Tuesday - 08/26/2014, 07:50pm EDT

Strong DOJ response to Ferguson seeks truth, calm

Truth, calm, justice are goals of aggressive Department of Justice response to Ferguson death

Tuesday - 08/19/2014, 05:58pm EDT

Ciera Crawford, Producer, Federal News Radio

Who in the federal government saves Uncle Sam money? Who makes money for him? Federal News Radio's special report, Rainmakers and Money Savers, answers these questions. You know about the IRS and and Medicaid Fraud Control Units. But many other programs also keep an eye on federal coffers. In part one of our report, Ciera Crawford profiles three modern day federal Robin Hoods who redistribute the wealth. Read Ciera's related article .

Wednesday - 08/13/2014, 09:19am EDT
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Dirty money: How asset forfeiture is returning billions to the federal coffers

In 2013, the U.S. Marshals Service sold more than 22,000 seized assets for a total of $2 billion. In part one of our special report, Rainmakers and Money Savers, Federal News Radio goes behind the scenes of the Justice Department's asset forfeiture programs to examine the work federal employees are doing on a daily basis, resulting in billions of dollars going straight into the federal coffers.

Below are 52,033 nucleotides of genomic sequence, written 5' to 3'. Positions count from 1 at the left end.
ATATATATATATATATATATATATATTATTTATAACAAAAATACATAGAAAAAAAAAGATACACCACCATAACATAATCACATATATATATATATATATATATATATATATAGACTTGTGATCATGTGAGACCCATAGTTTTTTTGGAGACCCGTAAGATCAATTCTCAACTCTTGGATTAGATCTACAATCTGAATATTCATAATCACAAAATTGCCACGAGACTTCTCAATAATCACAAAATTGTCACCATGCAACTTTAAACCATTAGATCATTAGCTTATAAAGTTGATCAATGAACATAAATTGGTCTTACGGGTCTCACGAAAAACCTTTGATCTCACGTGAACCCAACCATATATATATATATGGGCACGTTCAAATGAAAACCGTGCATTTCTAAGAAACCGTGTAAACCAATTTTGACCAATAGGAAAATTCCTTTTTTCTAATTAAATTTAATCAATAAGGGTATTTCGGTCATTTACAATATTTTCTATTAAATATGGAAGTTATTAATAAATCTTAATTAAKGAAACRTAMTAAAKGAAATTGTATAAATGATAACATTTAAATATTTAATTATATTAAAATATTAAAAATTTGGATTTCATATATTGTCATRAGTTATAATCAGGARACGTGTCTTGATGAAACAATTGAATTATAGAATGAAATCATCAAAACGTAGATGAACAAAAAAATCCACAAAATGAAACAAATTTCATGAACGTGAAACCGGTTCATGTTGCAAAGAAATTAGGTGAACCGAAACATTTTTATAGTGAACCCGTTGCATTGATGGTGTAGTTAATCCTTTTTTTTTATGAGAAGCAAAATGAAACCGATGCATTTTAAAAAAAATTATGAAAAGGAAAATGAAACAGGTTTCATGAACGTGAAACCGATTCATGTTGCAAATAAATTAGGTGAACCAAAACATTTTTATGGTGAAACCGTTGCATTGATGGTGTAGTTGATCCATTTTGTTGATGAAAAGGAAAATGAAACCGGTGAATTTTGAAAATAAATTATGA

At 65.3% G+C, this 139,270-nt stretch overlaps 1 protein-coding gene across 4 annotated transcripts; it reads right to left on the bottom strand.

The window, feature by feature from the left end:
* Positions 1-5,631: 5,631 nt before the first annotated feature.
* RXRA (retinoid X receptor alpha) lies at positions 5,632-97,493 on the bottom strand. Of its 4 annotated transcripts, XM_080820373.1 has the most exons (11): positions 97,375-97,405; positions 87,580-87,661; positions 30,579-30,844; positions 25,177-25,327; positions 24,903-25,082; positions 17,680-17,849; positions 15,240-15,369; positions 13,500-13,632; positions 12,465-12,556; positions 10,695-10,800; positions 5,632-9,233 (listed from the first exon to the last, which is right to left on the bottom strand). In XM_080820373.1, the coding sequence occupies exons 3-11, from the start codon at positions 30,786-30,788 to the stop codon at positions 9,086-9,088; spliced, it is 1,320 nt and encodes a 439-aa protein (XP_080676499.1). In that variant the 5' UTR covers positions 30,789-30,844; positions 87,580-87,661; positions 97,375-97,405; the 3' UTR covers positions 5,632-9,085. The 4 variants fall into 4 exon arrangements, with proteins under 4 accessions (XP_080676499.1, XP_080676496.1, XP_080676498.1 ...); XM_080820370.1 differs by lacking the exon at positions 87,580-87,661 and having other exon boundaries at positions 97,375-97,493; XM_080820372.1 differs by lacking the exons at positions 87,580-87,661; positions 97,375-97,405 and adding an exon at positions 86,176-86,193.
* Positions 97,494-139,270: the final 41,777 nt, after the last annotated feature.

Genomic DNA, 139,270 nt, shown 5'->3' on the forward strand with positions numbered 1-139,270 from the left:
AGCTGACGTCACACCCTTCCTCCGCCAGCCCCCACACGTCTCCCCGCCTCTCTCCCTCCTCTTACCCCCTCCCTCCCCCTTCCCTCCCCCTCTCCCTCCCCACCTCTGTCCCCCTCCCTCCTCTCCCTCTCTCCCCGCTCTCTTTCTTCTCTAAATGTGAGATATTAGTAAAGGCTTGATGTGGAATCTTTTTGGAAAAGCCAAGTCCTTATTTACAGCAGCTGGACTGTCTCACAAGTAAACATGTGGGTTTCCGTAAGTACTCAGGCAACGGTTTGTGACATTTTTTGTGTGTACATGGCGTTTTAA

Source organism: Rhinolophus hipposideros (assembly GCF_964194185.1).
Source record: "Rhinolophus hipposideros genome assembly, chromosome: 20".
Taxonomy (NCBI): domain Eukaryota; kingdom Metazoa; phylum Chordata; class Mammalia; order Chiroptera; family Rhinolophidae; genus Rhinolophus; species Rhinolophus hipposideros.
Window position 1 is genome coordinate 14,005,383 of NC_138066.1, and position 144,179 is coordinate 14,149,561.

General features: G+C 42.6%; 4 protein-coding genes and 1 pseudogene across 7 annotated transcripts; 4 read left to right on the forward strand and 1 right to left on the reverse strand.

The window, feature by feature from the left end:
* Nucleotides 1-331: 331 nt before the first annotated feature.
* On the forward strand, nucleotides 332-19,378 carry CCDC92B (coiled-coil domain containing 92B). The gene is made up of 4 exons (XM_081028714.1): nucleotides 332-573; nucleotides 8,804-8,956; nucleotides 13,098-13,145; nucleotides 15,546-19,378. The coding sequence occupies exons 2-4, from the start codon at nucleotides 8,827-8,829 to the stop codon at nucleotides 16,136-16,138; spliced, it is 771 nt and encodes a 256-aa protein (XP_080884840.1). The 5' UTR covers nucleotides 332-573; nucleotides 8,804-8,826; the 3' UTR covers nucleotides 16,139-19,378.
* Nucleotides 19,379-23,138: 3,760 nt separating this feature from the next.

Wednesday - 08/13/2014, 03:55am EDT
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IGs warn of potential threats to all inspectors general

In a letter to the leaders of the House Oversight and Government Reform Committee and the Senate Homeland Security and Governmental Affairs Committee, IGs from large and small agencies say constraints placed upon auditors from EPA, DoJ and Peace Corps represent a serious challenge to the authority of every IG.

Wednesday - 08/06/2014, 05:35am EDT